Florida is clearly enjoying a unique phenomenon. In fact, the state’s banking industry is surpassing the entire nation, outranking all states.

Though mortgage rates are on the rise in Florida, housing demand has not dwindled according to certain indicators, including average sales and inventory trends. Yet, home buying is not the exclusive factor accounting for Florida’s uphill lending trend.

What, then, is fueling Florida’s lending increase?

As mentioned, home buying plays a role, but a very minor one. Not many home buyers are seeking loan assistance. Data suggests that home buying is probably increasing due to a higher percentage of cash purchases due to the higher-priced markets. So, home buying is not a strong game changer in the Florida lending industry. Commercial and industrial lending, credit cards and auto loans, are the proposed game changers strongly accounting for this uphill lending trend. Real estate loan growth, however, has been consistently low.

It’s hard to say how this high-priced market environment will impact banks. On one hand, it will make borrowing more expensive for banks. Yet, banks have the power to counteract this by increasing their loan rates. Striking a balance is necessary, though difficult.

Moral of the story: Florida financial lending intuitions are doing well, amidst an environment that generally limits borrowing. How this will play out long-term is difficult to predict. Yet, so far, so good for lenders and borrowers.

Based in Central Florida, Bankers South Lending & Finance, LLC (“Bankers South”), a Land South Group Company, is a money lender and mortgage investor. Bankers South provides a variety of loan products, including conventional agricultural loans, timberland loans, and commercial farm loans, and non-conventional, fixed or floating-rate bridge loans on asset classes such as Agriculture and Timberland, Residential Development Land, and Transitional Commercial Assets. Contact us for our ag lending services, information on Florida asset-based loans, and more!  

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Cotton Crop Yield Expected to Fall Below Average

Cotton crop yield in Southeast regions – Georgia, Alabama, and Florida – is projected to fall short of previous yield forecasts. But how short? Is it enough for cotton growers to worry?

So far, there is not a concrete answer in response to the yield question. However, while an actual yield prediction has not been ascertained, it is still enough to cause many cotton growers to worry.

What’s the culprit for the probable low yield?

The uncontrollable: Weather.

Various environmental factors were working against the cotton crop this season.

Heavy rainfall prevented cotton growers from planting on schedule. Storms caused excessive fruit shed. Cooler weather stunted growth, even preventing some plants from maturing. Finally, excess moisture created a friendly environment for fungal proliferation.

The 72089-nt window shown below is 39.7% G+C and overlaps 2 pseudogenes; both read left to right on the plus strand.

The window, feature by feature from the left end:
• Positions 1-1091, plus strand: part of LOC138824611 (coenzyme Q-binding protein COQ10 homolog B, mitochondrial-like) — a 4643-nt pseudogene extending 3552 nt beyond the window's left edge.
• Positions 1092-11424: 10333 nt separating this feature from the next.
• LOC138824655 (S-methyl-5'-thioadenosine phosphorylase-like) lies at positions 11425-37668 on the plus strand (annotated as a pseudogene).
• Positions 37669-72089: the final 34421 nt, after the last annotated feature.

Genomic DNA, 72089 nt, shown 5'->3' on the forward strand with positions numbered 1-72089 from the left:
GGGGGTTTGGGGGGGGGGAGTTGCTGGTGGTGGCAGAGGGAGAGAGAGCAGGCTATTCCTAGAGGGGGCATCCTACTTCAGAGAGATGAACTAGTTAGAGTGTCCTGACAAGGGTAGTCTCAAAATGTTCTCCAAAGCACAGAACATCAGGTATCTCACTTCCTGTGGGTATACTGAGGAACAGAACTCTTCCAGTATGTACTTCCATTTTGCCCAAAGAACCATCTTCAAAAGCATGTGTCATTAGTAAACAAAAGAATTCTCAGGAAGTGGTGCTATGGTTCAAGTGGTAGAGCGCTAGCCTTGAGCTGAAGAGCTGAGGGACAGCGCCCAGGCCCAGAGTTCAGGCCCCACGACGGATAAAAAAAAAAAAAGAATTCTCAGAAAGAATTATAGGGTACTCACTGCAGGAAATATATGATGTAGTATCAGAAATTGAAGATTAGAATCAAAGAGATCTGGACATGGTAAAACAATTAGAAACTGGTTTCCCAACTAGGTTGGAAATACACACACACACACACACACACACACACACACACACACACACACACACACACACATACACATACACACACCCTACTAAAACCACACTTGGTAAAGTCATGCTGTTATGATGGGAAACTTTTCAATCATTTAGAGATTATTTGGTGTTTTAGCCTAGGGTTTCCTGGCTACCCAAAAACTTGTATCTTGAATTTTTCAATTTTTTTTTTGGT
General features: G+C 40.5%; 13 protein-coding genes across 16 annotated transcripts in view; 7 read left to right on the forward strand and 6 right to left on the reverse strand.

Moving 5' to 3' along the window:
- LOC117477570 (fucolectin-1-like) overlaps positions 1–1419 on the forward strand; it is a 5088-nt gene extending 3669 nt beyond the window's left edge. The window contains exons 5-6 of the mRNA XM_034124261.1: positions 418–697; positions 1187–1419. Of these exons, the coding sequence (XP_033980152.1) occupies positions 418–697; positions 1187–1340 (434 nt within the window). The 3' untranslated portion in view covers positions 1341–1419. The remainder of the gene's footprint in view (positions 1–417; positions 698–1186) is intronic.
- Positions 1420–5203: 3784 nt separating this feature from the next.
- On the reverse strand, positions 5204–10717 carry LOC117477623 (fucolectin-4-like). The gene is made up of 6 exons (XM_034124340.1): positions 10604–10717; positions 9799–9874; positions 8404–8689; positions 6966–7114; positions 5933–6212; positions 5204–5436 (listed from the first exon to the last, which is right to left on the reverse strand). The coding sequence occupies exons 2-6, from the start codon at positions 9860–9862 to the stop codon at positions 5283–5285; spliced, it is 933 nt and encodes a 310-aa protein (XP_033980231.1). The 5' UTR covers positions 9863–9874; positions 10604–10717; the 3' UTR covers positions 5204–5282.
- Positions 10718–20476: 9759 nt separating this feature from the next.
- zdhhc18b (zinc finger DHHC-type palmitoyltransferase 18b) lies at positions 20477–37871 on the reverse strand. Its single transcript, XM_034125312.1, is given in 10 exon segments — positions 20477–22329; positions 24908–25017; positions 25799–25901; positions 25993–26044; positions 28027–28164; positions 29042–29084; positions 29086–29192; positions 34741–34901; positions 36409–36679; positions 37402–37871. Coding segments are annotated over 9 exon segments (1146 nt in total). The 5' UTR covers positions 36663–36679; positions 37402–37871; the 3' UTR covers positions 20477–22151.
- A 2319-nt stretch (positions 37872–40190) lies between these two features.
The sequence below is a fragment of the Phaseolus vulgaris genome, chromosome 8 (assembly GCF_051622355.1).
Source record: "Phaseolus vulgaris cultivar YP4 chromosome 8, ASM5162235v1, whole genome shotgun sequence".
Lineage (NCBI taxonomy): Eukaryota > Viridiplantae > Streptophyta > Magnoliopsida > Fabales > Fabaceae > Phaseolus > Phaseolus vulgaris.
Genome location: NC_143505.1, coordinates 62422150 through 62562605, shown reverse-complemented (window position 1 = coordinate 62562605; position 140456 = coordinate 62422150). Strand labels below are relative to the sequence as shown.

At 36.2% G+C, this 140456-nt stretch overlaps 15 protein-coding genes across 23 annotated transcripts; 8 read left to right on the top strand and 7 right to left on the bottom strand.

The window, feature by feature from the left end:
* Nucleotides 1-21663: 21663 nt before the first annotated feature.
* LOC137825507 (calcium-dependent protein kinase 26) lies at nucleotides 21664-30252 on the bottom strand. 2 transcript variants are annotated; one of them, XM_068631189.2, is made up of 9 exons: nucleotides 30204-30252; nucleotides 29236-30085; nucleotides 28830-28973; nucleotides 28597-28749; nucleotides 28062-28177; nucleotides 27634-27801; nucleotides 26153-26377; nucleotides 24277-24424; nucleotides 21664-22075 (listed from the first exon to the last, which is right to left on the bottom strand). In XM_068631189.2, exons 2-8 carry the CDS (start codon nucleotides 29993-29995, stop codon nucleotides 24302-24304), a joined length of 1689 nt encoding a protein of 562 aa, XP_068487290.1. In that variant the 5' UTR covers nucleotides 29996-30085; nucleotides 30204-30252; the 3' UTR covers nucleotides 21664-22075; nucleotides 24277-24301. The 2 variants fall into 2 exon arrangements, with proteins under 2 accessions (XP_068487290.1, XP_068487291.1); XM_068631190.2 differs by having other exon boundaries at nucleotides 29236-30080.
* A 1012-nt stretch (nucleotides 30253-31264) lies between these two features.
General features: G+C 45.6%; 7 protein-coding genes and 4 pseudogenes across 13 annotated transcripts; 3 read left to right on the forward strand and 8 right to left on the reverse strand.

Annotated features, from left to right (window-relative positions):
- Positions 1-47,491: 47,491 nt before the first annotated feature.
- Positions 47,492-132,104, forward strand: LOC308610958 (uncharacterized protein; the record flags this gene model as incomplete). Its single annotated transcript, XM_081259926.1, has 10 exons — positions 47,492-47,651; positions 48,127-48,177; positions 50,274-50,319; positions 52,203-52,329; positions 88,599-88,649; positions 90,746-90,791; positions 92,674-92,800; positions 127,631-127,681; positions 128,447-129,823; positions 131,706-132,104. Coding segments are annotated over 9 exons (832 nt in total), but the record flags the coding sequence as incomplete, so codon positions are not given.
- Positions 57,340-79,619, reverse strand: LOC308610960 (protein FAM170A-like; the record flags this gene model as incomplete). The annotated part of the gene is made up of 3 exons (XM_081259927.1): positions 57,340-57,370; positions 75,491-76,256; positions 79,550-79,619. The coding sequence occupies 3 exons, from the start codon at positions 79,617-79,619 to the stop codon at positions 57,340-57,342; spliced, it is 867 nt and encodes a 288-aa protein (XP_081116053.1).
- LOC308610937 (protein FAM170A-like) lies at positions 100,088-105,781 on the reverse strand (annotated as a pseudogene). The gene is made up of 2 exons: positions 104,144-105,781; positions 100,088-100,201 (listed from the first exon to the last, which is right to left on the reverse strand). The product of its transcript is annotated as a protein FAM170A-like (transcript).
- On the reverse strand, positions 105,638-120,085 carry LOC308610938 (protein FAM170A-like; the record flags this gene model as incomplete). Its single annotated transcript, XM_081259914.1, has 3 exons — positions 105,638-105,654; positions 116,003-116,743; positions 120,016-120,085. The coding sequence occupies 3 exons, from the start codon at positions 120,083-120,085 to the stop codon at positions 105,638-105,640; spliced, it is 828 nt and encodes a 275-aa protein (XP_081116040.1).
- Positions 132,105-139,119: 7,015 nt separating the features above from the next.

To counteract this unanticipated fungal growth, cotton growers applied fungicide to battle the fungus causing target spot.

There is great debate on the extent that target spot impacts cotton crop yield. While target spot is perhaps a factor resulting in this year’s projected low yield, heavy storms, which knocked off many plants, are probably the more likely explanation for low cotton yield.

While some of the cotton is still prospering (resulting from late planting), it is quickly running out of optimal 60-degree weather days as the fall season is just around the corner.

As for the final yield assessment, growers will not know for sure until harvesting is complete.

The good news? The cool, wet conditions may allow dry-land cotton to do well compared to previous years.

Are you a cotton grower in Georgia, Alabama, or Florida? If you’d like to discuss your farmland financing options – including agricultural loans and ag farm credit – contact Bankers South Lending & Finance, LLC.

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HLB Research Continues to Restore Florida Citrus Crop

Strategies to Reduce Citrus Greening

Scientists are relentlessly working to curb the continued proliferation of HLB, otherwise known as “citrus greening.” Solutions are slim and the research is moving incredibly slow; however, some findings have offered citrus growers hope amidst the growing HLB devastation, including:

  • Taking a greenhouse approach. Scientists have discovered that heating potted citrus seedlings in greenhouses will kill the HLB bacterium and may rid the seedlings of HLB symptoms for up to two years.
  • Putting tents in the groves. Scientists have discovered that heating HLB-infected trees in the sun by encasing them in solar, plastic “tents” can extend their productivity and resistance to HLB.
  • Growing a wider citrus selection. Adding variety has proven effective. Selections explored fall into the orange-like category, including orange hybrids (with complex lineage) that demonstrate varying degrees of obvious (or possible) resistance to HLB. These selections are incredibly close to the appearance of a typical orange and, in most cases, also taste and smell similar to an orange.
  • Controlling psyllids. Having a zero tolerance policy for psyllids in the grove is key. Regular ground applications, aerial applications, and perimeter sprays around the groves can be an effective approach in keeping psyllids at bay.
  • Protecting young trees. Growers that use neonicotinoids on younger trees have greatly mitigated the risk of HLB.